This image from the Imager for Mars Pathfinder (IMP) camera shows the rear part of the Sojourner rover, the rolled-up rear ramp, and portions of the partially deflated airbags. The Alpha Proton X-ray Spectrometer instrument is protruding from the rear (right side) of the rover. The airbags behind the rover are presently blocking the ramp from being safely unfurled. The ramps are a pair of deployable metal reels that will provide a track for the rover as it slowly rolls off the lander, and onto the surface of Mars, once Pathfinder scientists determine it is safe to do so.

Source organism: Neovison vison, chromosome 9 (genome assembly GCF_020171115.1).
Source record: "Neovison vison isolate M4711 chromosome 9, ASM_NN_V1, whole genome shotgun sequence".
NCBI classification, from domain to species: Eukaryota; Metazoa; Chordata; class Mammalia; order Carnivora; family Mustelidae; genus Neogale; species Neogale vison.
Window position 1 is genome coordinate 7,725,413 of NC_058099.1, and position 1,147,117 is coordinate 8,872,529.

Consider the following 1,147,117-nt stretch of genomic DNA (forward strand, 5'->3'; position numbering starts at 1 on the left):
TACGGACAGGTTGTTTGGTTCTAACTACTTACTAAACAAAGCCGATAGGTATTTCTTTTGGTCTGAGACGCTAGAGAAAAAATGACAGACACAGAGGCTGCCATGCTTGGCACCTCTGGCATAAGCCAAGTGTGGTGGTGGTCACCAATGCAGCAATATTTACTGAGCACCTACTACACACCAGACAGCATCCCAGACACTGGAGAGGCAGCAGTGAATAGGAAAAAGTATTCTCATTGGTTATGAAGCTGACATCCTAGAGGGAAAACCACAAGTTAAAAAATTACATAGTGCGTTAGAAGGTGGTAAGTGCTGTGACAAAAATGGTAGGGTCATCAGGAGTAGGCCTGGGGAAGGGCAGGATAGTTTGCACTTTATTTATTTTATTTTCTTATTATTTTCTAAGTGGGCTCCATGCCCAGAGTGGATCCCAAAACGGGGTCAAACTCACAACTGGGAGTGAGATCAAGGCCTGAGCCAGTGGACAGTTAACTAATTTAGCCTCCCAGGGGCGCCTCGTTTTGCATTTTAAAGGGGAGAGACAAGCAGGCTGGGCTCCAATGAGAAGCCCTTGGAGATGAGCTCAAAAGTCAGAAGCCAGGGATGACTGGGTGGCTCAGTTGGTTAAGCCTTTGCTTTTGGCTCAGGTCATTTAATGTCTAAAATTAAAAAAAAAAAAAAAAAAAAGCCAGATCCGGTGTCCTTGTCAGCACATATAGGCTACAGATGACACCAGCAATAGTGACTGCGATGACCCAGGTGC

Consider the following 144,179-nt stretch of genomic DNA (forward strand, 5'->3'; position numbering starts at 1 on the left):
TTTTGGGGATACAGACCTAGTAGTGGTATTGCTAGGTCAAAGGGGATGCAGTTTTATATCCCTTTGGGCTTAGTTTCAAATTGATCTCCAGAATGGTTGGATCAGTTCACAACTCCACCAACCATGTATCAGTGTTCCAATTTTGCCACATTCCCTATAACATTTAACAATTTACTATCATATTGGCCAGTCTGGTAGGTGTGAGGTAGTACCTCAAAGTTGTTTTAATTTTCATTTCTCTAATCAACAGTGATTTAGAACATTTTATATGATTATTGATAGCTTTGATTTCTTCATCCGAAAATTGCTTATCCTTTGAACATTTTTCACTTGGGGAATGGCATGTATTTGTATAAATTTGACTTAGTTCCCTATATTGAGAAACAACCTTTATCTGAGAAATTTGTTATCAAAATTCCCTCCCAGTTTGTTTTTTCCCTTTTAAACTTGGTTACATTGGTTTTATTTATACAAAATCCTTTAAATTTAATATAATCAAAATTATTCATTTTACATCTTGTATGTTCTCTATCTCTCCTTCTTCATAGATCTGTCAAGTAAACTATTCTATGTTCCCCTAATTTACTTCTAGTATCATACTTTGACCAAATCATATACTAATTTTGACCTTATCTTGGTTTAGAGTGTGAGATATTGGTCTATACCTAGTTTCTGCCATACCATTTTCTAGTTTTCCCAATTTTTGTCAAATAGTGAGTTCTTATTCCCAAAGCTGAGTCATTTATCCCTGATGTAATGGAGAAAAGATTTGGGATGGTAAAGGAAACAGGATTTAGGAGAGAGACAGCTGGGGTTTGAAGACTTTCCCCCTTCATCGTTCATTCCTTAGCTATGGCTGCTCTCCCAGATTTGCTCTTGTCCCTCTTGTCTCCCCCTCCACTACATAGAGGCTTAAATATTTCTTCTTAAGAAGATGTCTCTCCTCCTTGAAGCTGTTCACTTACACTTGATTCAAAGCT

Mars Pathfinder is the second in NASA's Discovery program of low-cost spacecraft with highly focused science goals. The Jet Propulsion Laboratory, Pasadena, CA, developed and manages the Mars Pathfinder mission for NASA's Office of Space Science, Washington, D.C. JPL is an operating division of the California Institute of Technology (Caltech). The Imager for Mars Pathfinder (IMP) was developed by the University of Arizona Lunar and Planetary Laboratory under contract to JPL. Peter Smith is the Principal Investigator.
Photojournal note: Sojourner spent 83 days of a planned seven-day mission exploring the Martian terrain, acquiring images, and taking chemical, atmospheric and other measurements. The final data transmission received from Pathfinder was at 10:23 UTC on September 27, 1997. Although mission managers tried to restore full communications during the following five months, the successful mission was terminated on March 10, 1998.